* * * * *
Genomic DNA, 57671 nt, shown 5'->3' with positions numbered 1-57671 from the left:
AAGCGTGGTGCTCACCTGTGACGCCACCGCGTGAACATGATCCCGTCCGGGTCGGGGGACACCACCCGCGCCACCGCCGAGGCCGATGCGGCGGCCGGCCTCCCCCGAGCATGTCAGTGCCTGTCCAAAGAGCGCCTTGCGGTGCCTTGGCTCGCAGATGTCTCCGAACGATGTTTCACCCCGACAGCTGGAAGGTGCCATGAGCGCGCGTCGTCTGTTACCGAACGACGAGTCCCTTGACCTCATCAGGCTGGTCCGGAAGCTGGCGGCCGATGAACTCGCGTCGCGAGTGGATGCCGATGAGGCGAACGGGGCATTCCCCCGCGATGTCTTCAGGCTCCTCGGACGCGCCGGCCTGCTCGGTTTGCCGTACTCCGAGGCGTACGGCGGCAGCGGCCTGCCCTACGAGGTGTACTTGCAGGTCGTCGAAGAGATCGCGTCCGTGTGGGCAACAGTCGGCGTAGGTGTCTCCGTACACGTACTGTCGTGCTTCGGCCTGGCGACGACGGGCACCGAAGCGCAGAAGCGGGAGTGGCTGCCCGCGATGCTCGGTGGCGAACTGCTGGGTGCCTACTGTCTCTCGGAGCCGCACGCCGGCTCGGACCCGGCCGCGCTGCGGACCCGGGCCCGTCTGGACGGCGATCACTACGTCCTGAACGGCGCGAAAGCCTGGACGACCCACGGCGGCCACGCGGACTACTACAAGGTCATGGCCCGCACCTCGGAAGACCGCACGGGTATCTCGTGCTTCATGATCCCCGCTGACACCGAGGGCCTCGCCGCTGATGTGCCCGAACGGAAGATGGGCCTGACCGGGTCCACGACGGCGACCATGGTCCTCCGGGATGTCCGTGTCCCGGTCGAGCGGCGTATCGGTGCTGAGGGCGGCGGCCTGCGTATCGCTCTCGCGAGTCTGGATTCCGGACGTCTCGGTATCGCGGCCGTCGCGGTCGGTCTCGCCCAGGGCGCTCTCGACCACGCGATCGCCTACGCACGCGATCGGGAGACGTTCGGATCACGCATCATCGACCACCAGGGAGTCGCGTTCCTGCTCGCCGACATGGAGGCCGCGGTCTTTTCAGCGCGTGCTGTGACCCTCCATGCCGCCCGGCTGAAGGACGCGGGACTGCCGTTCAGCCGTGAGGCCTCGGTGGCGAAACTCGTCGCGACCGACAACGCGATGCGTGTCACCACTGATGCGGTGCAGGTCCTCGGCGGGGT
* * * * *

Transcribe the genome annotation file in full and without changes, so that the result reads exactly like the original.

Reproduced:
Genomic DNA, 57671 nt, shown 5'->3' with positions numbered 1-57671 from the left:
AAGCGTGGTGCTCACCTGTGACGCCACCGCGTGAACATGATCCCGTCCGGGTCGGGGGACACCACCCGCGCCACCGCCGAGGCCGATGCGGCGGCCGGCCTCCCCCGAGCATGTCAGTGCCTGTCCAAAGAGCGCCTTGCGGTGCCTTGGCTCGCAGATGTCTCCGAACGATGTTTCACCCCGACAGCTGGAAGGTGCCATGAGCGCGCGTCGTCTGTTACCGAACGACGAGTCCCTTGACCTCATCAGGCTGGTCCGGAAGCTGGCGGCCGATGAACTCGCGTCGCGAGTGGATGCCGATGAGGCGAACGGGGCATTCCCCCGCGATGTCTTCAGGCTCCTCGGACGCGCCGGCCTGCTCGGTTTGCCGTACTCCGAGGCGTACGGCGGCAGCGGCCTGCCCTACGAGGTGTACTTGCAGGTCGTCGAAGAGATCGCGTCCGTGTGGGCAACAGTCGGCGTAGGTGTCTCCGTACACGTACTGTCGTGCTTCGGCCTGGCGACGACGGGCACCGAAGCGCAGAAGCGGGAGTGGCTGCCCGCGATGCTCGGTGGCGAACTGCTGGGTGCCTACTGTCTCTCGGAGCCGCACGCCGGCTCGGACCCGGCCGCGCTGCGGACCCGGGCCCGTCTGGACGGCGATCACTACGTCCTGAACGGCGCGAAAGCCTGGACGACCCACGGCGGCCACGCGGACTACTACAAGGTCATGGCCCGCACCTCGGAAGACCGCACGGGTATCTCGTGCTTCATGATCCCCGCTGACACCGAGGGCCTCGCCGCTGATGTGCCCGAACGGAAGATGGGCCTGACCGGGTCCACGACGGCGACCATGGTCCTCCGGGATGTCCGTGTCCCGGTCGAGCGGCGTATCGGTGCTGAGGGCGGCGGCCTGCGTATCGCTCTCGCGAGTCTGGATTCCGGACGTCTCGGTATCGCGGCCGTCGCGGTCGGTCTCGCCCAGGGCGCTCTCGACCACGCGATCGCCTACGCACGCGATCGGGAGACGTTCGGATCACGCATCATCGACCACCAGGGAGTCGCGTTCCTGCTCGCCGACATGGAGGCCGCGGTCTTTTCAGCGCGTGCTGTGACCCTCCATGCCGCCCGGCTGAAGGACGCGGGACTGCCGTTCAGCCGTGAGGCCTCGGTGGCGAAACTCGTCGCGACCGACAACGCGATGCGTGTCACCACTGATGCGGTGCAGGTCCTCGGCGGGGT